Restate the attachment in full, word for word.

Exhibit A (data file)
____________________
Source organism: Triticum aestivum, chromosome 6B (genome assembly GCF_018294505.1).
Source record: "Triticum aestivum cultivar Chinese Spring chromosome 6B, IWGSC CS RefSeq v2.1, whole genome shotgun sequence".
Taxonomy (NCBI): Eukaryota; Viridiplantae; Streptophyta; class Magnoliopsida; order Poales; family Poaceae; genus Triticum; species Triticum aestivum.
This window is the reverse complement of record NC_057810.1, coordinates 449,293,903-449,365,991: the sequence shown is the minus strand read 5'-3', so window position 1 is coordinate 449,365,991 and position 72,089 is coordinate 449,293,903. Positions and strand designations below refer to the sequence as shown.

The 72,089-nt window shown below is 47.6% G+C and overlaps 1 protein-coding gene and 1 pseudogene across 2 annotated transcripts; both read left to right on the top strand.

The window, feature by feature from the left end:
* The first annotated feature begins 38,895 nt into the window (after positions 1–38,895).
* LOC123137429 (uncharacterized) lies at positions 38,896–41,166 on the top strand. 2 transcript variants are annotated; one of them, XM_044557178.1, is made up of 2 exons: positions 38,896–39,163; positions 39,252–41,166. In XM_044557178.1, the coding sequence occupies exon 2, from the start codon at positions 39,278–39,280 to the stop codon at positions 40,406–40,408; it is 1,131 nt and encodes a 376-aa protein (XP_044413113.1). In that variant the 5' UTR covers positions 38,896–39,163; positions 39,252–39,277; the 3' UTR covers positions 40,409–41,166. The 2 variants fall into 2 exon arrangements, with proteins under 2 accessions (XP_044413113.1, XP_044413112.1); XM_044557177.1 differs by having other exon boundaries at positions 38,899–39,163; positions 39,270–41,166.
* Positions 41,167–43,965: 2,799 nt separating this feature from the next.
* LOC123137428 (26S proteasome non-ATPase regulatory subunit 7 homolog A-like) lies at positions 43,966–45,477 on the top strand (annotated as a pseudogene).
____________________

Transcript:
Source organism: Triticum aestivum, chromosome 6B (genome assembly GCF_018294505.1).
Source record: "Triticum aestivum cultivar Chinese Spring chromosome 6B, IWGSC CS RefSeq v2.1, whole genome shotgun sequence".
Taxonomy (NCBI): Eukaryota; Viridiplantae; Streptophyta; class Magnoliopsida; order Poales; family Poaceae; genus Triticum; species Triticum aestivum.
This window is the reverse complement of record NC_057810.1, coordinates 449,293,903-449,365,991: the sequence shown is the minus strand read 5'-3', so window position 1 is coordinate 449,365,991 and position 72,089 is coordinate 449,293,903. Positions and strand designations below refer to the sequence as shown.

The 72,089-nt window shown below is 47.6% G+C and overlaps 1 protein-coding gene and 1 pseudogene across 2 annotated transcripts; both read left to right on the top strand.

The window, feature by feature from the left end:
* The first annotated feature begins 38,895 nt into the window (after positions 1–38,895).
* LOC123137429 (uncharacterized) lies at positions 38,896–41,166 on the top strand. 2 transcript variants are annotated; one of them, XM_044557178.1, is made up of 2 exons: positions 38,896–39,163; positions 39,252–41,166. In XM_044557178.1, the coding sequence occupies exon 2, from the start codon at positions 39,278–39,280 to the stop codon at positions 40,406–40,408; it is 1,131 nt and encodes a 376-aa protein (XP_044413113.1). In that variant the 5' UTR covers positions 38,896–39,163; positions 39,252–39,277; the 3' UTR covers positions 40,409–41,166. The 2 variants fall into 2 exon arrangements, with proteins under 2 accessions (XP_044413113.1, XP_044413112.1); XM_044557177.1 differs by having other exon boundaries at positions 38,899–39,163; positions 39,270–41,166.
* Positions 41,167–43,965: 2,799 nt separating this feature from the next.
* LOC123137428 (26S proteasome non-ATPase regulatory subunit 7 homolog A-like) lies at positions 43,966–45,477 on the top strand (annotated as a pseudogene).